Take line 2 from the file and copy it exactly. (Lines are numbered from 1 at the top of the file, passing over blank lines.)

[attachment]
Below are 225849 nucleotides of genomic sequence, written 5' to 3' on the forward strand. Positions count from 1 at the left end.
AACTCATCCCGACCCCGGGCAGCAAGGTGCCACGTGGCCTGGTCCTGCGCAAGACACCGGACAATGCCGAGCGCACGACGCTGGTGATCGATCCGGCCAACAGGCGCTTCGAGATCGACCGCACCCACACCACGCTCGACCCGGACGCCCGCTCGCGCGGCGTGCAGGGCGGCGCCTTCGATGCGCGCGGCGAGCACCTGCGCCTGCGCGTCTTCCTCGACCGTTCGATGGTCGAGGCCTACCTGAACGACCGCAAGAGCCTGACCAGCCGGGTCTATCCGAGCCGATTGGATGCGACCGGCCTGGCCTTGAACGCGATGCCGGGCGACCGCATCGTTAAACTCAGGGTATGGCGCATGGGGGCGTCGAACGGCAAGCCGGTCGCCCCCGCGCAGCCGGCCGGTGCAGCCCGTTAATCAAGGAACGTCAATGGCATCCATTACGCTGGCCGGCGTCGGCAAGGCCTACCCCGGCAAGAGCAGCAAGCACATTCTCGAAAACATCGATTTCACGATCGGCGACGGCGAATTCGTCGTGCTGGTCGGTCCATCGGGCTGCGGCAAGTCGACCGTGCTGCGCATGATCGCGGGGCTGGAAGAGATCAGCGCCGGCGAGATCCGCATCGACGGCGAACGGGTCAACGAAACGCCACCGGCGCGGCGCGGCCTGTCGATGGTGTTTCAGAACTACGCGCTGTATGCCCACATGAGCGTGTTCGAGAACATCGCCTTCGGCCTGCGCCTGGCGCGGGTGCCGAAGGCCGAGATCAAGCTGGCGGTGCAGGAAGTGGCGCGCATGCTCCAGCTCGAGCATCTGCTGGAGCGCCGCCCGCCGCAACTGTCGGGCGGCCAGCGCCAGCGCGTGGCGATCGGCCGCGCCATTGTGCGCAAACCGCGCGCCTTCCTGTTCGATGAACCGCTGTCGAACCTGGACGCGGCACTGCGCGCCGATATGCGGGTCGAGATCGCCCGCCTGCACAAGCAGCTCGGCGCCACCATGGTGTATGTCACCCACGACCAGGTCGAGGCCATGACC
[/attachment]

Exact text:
AACTCATCCCGACCCCGGGCAGCAAGGTGCCACGTGGCCTGGTCCTGCGCAAGACACCGGACAATGCCGAGCGCACGACGCTGGTGATCGATCCGGCCAACAGGCGCTTCGAGATCGACCGCACCCACACCACGCTCGACCCGGACGCCCGCTCGCGCGGCGTGCAGGGCGGCGCCTTCGATGCGCGCGGCGAGCACCTGCGCCTGCGCGTCTTCCTCGACCGTTCGATGGTCGAGGCCTACCTGAACGACCGCAAGAGCCTGACCAGCCGGGTCTATCCGAGCCGATTGGATGCGACCGGCCTGGCCTTGAACGCGATGCCGGGCGACCGCATCGTTAAACTCAGGGTATGGCGCATGGGGGCGTCGAACGGCAAGCCGGTCGCCCCCGCGCAGCCGGCCGGTGCAGCCCGTTAATCAAGGAACGTCAATGGCATCCATTACGCTGGCCGGCGTCGGCAAGGCCTACCCCGGCAAGAGCAGCAAGCACATTCTCGAAAACATCGATTTCACGATCGGCGACGGCGAATTCGTCGTGCTGGTCGGTCCATCGGGCTGCGGCAAGTCGACCGTGCTGCGCATGATCGCGGGGCTGGAAGAGATCAGCGCCGGCGAGATCCGCATCGACGGCGAACGGGTCAACGAAACGCCACCGGCGCGGCGCGGCCTGTCGATGGTGTTTCAGAACTACGCGCTGTATGCCCACATGAGCGTGTTCGAGAACATCGCCTTCGGCCTGCGCCTGGCGCGGGTGCCGAAGGCCGAGATCAAGCTGGCGGTGCAGGAAGTGGCGCGCATGCTCCAGCTCGAGCATCTGCTGGAGCGCCGCCCGCCGCAACTGTCGGGCGGCCAGCGCCAGCGCGTGGCGATCGGCCGCGCCATTGTGCGCAAACCGCGCGCCTTCCTGTTCGATGAACCGCTGTCGAACCTGGACGCGGCACTGCGCGCCGATATGCGGGTCGAGATCGCCCGCCTGCACAAGCAGCTCGGCGCCACCATGGTGTATGTCACCCACGACCAGGTCGAGGCCATGACC